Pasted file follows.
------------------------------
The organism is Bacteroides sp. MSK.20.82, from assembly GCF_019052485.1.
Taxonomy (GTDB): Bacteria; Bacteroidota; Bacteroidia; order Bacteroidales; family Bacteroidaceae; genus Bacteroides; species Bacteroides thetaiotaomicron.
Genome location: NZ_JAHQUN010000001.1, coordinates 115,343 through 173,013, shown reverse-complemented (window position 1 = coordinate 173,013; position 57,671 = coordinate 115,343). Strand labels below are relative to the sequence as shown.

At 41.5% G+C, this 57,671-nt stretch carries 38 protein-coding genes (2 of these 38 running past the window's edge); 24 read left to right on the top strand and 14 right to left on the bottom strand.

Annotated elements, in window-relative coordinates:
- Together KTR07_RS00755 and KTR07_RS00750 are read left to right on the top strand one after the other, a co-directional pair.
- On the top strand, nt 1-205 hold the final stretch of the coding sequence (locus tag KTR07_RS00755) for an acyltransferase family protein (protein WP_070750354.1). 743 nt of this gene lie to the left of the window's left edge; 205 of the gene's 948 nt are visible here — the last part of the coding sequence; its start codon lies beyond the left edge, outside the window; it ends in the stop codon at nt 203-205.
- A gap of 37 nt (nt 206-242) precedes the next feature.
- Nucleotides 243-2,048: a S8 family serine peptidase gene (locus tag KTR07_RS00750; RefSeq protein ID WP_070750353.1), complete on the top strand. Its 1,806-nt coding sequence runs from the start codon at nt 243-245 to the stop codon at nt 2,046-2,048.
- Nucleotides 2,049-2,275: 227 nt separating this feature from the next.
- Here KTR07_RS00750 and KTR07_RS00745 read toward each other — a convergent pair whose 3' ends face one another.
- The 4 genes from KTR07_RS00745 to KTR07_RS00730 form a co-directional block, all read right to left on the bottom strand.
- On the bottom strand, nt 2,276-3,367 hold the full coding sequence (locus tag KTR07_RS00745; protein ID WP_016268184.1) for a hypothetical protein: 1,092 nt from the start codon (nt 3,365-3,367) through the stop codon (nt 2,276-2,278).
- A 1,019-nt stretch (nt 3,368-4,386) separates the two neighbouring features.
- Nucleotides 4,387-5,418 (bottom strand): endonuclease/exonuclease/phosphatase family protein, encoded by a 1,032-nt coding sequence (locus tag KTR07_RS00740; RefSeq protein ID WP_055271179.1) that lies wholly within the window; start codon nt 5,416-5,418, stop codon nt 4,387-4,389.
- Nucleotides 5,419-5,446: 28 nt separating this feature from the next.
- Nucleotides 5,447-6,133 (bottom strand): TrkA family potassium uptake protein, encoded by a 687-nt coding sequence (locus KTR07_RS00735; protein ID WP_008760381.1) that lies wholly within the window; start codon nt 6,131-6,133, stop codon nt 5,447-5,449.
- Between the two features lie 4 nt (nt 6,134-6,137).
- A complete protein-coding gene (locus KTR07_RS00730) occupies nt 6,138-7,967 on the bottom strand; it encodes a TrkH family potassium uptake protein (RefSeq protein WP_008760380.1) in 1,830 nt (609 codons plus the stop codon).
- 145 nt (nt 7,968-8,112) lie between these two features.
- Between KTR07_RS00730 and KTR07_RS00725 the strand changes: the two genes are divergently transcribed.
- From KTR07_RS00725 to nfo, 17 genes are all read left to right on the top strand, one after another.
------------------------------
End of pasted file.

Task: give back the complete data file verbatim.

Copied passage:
The organism is Bacteroides sp. MSK.20.82, from assembly GCF_019052485.1.
Taxonomy (GTDB): Bacteria; Bacteroidota; Bacteroidia; order Bacteroidales; family Bacteroidaceae; genus Bacteroides; species Bacteroides thetaiotaomicron.
Genome location: NZ_JAHQUN010000001.1, coordinates 115,343 through 173,013, shown reverse-complemented (window position 1 = coordinate 173,013; position 57,671 = coordinate 115,343). Strand labels below are relative to the sequence as shown.

At 41.5% G+C, this 57,671-nt stretch carries 38 protein-coding genes (2 of these 38 running past the window's edge); 24 read left to right on the top strand and 14 right to left on the bottom strand.

Annotated elements, in window-relative coordinates:
- Together KTR07_RS00755 and KTR07_RS00750 are read left to right on the top strand one after the other, a co-directional pair.
- On the top strand, nt 1-205 hold the final stretch of the coding sequence (locus tag KTR07_RS00755) for an acyltransferase family protein (protein WP_070750354.1). 743 nt of this gene lie to the left of the window's left edge; 205 of the gene's 948 nt are visible here — the last part of the coding sequence; its start codon lies beyond the left edge, outside the window; it ends in the stop codon at nt 203-205.
- A gap of 37 nt (nt 206-242) precedes the next feature.
- Nucleotides 243-2,048: a S8 family serine peptidase gene (locus tag KTR07_RS00750; RefSeq protein ID WP_070750353.1), complete on the top strand. Its 1,806-nt coding sequence runs from the start codon at nt 243-245 to the stop codon at nt 2,046-2,048.
- Nucleotides 2,049-2,275: 227 nt separating this feature from the next.
- Here KTR07_RS00750 and KTR07_RS00745 read toward each other — a convergent pair whose 3' ends face one another.
- The 4 genes from KTR07_RS00745 to KTR07_RS00730 form a co-directional block, all read right to left on the bottom strand.
- On the bottom strand, nt 2,276-3,367 hold the full coding sequence (locus tag KTR07_RS00745; protein ID WP_016268184.1) for a hypothetical protein: 1,092 nt from the start codon (nt 3,365-3,367) through the stop codon (nt 2,276-2,278).
- A 1,019-nt stretch (nt 3,368-4,386) separates the two neighbouring features.
- Nucleotides 4,387-5,418 (bottom strand): endonuclease/exonuclease/phosphatase family protein, encoded by a 1,032-nt coding sequence (locus tag KTR07_RS00740; RefSeq protein ID WP_055271179.1) that lies wholly within the window; start codon nt 5,416-5,418, stop codon nt 4,387-4,389.
- Nucleotides 5,419-5,446: 28 nt separating this feature from the next.
- Nucleotides 5,447-6,133 (bottom strand): TrkA family potassium uptake protein, encoded by a 687-nt coding sequence (locus KTR07_RS00735; protein ID WP_008760381.1) that lies wholly within the window; start codon nt 6,131-6,133, stop codon nt 5,447-5,449.
- Between the two features lie 4 nt (nt 6,134-6,137).
- A complete protein-coding gene (locus KTR07_RS00730) occupies nt 6,138-7,967 on the bottom strand; it encodes a TrkH family potassium uptake protein (RefSeq protein WP_008760380.1) in 1,830 nt (609 codons plus the stop codon).
- 145 nt (nt 7,968-8,112) lie between these two features.
- Between KTR07_RS00730 and KTR07_RS00725 the strand changes: the two genes are divergently transcribed.
- From KTR07_RS00725 to nfo, 17 genes are all read left to right on the top strand, one after another.